Ever since I can remember I have been engulfed in conversations with my older friends and family about how much “my” generation differs from theirs.
Constantly hearing about how easily accessable live music was and how much you could buy for your dollar. My whole life I’ve been told that I’m an old soul and that I didn’t belong in this generation and time frame.
For so long I’ve almost been ashamed to be apart of my own generation, wishing I was born so many years before my time.
It seems like, crime has never been more prevelant, pollution has never been higher and music has never been so expensive and hard to access.
I’ve shared cherrished conversations with my parents living vicriously through their seemingly “care free” days of catching INIX and The Rolling Stones down at the local pub for free and surfing the Northern beaches of Sydney after downing a chicko roll.
But after years of being ashamed of something I can’t control, I started to notice the amazing and heart warming change that I am apart of.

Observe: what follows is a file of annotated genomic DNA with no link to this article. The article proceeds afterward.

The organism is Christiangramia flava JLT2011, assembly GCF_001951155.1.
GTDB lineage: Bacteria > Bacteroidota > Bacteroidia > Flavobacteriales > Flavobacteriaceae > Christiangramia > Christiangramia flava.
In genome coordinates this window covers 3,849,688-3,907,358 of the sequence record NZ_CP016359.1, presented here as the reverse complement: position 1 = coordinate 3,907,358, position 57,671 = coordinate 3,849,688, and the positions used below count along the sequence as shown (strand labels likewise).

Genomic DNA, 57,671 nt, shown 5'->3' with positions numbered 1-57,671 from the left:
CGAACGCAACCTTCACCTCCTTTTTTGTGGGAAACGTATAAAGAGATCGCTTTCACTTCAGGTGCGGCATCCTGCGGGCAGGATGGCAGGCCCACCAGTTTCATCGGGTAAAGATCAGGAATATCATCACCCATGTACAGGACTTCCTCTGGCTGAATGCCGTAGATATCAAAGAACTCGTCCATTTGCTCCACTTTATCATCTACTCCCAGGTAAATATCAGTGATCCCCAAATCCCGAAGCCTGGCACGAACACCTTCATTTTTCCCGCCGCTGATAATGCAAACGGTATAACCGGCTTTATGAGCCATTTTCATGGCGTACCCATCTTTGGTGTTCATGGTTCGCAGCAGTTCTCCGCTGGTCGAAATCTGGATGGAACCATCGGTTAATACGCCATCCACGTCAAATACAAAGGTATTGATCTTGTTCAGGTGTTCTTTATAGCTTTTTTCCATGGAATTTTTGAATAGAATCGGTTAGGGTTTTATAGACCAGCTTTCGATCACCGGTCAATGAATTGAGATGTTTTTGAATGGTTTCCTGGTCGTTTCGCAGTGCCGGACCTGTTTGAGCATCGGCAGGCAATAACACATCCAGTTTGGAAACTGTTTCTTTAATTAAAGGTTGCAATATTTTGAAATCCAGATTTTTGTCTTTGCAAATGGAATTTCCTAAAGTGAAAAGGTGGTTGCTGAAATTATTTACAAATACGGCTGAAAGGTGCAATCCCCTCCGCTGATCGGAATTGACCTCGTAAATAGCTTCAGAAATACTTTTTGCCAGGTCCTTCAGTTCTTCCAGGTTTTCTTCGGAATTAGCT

I do believe that times are changing. We are the movement of self love, self care, mental health awareness, health and equality. We are the era of change.
I’m proud because when I catch up with my girlfriends we talk self love and self development. We talk about the good, not the bad, in others. We respect eachother for picking up rubbish and working on ourselves.
More then ever before young people are standing up for what they believe in, what they think is right. Equality. That’s something to be proud of.
I am proud to be apart of a movement that talks about how important your mental health is. Becuase it is, it really is.
My granddfather commited suicide when my Mum was 17 - do you think anybody spoke about what was really going on then? Well, no. They didn’t. It was shunned in society. You were an outcast. Mental health issues weren’t a thing and definitely weren’t validated.
But they are now.
More then ever before there’s more access, funding and conversations about mental health and yes it’s still a huge, if not one of the biggest issues in our society, but there’s change.
The way we view and talk about mental health has changed.
And if you’re reading this and thinking, “I have no idea what she’s talking about, times haven’t changed, things are just as bad as ever” maybe then, you, should be the change.
So whether you’re born in the 70’s, 80’s, 90’s or now. Don’t let your era define you.
Be proud of it, be proud of you.